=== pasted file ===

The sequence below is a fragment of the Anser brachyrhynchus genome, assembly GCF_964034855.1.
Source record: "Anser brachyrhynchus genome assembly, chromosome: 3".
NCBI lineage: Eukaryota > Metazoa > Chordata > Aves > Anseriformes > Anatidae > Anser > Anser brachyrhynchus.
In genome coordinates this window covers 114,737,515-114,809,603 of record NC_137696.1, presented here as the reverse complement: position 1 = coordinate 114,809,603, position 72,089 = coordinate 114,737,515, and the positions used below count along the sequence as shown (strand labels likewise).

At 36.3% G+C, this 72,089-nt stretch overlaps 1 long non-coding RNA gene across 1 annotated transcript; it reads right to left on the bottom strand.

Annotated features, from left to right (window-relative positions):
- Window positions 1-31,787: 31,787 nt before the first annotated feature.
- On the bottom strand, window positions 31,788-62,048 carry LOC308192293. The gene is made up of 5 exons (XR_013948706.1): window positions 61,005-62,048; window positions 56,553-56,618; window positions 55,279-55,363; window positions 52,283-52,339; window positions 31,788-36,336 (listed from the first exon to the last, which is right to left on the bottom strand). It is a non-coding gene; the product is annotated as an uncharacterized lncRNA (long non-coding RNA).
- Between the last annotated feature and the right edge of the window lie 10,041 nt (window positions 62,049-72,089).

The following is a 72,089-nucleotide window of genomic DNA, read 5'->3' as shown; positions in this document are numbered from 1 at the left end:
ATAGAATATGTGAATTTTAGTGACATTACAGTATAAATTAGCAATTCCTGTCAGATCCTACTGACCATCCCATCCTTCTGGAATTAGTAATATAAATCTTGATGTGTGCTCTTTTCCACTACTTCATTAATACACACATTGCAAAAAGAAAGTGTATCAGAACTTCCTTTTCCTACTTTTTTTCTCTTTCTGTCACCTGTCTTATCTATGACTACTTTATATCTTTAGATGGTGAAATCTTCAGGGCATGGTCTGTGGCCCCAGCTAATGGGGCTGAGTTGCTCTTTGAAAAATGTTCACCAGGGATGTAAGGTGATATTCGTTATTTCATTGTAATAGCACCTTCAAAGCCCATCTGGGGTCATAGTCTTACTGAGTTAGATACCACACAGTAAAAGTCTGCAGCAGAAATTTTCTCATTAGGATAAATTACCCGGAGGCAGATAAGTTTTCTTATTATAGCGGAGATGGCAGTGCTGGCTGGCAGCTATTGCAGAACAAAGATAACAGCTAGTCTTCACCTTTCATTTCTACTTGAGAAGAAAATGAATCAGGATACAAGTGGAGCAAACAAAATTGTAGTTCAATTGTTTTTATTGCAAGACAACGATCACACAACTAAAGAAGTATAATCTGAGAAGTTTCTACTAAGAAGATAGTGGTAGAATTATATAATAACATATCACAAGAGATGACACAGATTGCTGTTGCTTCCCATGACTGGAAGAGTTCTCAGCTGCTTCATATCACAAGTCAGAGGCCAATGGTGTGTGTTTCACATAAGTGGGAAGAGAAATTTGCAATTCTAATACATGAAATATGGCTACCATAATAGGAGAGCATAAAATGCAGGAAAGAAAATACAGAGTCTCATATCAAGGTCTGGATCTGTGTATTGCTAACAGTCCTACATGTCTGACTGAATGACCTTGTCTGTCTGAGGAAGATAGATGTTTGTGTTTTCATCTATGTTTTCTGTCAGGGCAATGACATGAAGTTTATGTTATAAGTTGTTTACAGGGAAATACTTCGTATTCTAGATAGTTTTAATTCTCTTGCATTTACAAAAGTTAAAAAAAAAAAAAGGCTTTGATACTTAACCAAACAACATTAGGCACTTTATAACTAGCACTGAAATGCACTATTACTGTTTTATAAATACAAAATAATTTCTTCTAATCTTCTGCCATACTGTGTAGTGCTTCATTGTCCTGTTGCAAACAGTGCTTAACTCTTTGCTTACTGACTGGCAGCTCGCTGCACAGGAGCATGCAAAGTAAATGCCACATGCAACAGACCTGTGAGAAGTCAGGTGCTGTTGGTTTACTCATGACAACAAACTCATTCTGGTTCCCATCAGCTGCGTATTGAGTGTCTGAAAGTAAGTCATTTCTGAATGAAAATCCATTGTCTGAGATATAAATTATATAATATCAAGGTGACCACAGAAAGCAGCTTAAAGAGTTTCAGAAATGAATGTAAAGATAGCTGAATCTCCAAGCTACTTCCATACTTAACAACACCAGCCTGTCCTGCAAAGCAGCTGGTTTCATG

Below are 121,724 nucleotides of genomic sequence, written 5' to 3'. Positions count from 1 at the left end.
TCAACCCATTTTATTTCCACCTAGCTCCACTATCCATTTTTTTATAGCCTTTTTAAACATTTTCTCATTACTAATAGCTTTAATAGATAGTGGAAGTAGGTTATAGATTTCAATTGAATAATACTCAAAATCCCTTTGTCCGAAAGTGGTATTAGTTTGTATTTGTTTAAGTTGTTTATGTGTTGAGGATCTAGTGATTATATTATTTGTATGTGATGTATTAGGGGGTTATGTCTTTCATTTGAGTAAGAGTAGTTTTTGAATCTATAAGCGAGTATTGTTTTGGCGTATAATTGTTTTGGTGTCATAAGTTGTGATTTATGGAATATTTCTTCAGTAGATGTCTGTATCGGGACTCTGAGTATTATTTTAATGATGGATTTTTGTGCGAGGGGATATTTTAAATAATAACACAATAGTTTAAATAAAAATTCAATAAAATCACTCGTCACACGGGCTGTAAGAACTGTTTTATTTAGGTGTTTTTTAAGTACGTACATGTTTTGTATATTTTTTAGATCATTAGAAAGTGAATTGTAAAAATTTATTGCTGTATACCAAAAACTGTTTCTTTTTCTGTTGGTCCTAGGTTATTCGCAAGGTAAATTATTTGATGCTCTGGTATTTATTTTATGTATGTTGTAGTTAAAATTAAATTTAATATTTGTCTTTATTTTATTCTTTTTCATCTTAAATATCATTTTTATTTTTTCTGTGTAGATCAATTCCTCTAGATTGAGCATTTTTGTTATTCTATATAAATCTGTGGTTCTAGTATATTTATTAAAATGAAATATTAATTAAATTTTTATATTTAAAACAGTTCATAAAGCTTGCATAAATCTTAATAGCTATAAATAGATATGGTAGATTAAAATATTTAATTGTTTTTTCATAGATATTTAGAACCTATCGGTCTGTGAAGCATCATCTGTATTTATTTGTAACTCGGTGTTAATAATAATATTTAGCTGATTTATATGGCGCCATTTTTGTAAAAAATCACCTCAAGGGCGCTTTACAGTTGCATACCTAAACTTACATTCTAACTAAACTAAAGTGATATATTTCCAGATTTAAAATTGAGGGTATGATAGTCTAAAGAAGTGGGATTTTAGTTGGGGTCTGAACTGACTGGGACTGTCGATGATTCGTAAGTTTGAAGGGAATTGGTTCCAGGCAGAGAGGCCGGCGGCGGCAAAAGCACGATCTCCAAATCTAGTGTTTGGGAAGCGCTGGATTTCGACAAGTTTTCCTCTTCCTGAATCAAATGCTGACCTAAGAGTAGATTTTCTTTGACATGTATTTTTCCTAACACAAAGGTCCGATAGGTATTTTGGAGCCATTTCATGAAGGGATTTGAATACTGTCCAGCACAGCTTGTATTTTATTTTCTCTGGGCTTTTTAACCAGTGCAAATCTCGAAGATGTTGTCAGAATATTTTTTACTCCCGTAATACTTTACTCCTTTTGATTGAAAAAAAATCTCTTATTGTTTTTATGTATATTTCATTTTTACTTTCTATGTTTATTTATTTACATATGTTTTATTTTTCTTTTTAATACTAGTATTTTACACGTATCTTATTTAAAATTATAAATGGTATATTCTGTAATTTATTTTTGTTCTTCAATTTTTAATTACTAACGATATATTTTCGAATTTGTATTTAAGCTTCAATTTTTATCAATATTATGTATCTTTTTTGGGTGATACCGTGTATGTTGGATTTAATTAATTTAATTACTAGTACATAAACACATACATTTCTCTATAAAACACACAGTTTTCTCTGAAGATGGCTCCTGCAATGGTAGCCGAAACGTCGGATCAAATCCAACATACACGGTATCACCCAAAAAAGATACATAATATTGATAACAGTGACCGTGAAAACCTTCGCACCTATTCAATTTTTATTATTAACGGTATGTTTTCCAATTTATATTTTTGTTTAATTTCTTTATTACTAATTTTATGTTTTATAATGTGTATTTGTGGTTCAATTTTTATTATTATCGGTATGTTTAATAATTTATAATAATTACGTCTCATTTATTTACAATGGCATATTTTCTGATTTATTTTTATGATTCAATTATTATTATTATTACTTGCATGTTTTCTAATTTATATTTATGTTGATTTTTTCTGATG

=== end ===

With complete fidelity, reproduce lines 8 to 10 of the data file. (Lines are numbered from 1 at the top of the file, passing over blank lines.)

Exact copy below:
- On the bottom strand, window positions 31,788-62,048 carry LOC308192293. The gene is made up of 5 exons (XR_013948706.1): window positions 61,005-62,048; window positions 56,553-56,618; window positions 55,279-55,363; window positions 52,283-52,339; window positions 31,788-36,336 (listed from the first exon to the last, which is right to left on the bottom strand). It is a non-coding gene; the product is annotated as an uncharacterized lncRNA (long non-coding RNA).
- Between the last annotated feature and the right edge of the window lie 10,041 nt (window positions 62,049-72,089).

The following is a 72,089-nucleotide window of genomic DNA, read 5'->3' as shown; positions in this document are numbered from 1 at the left end: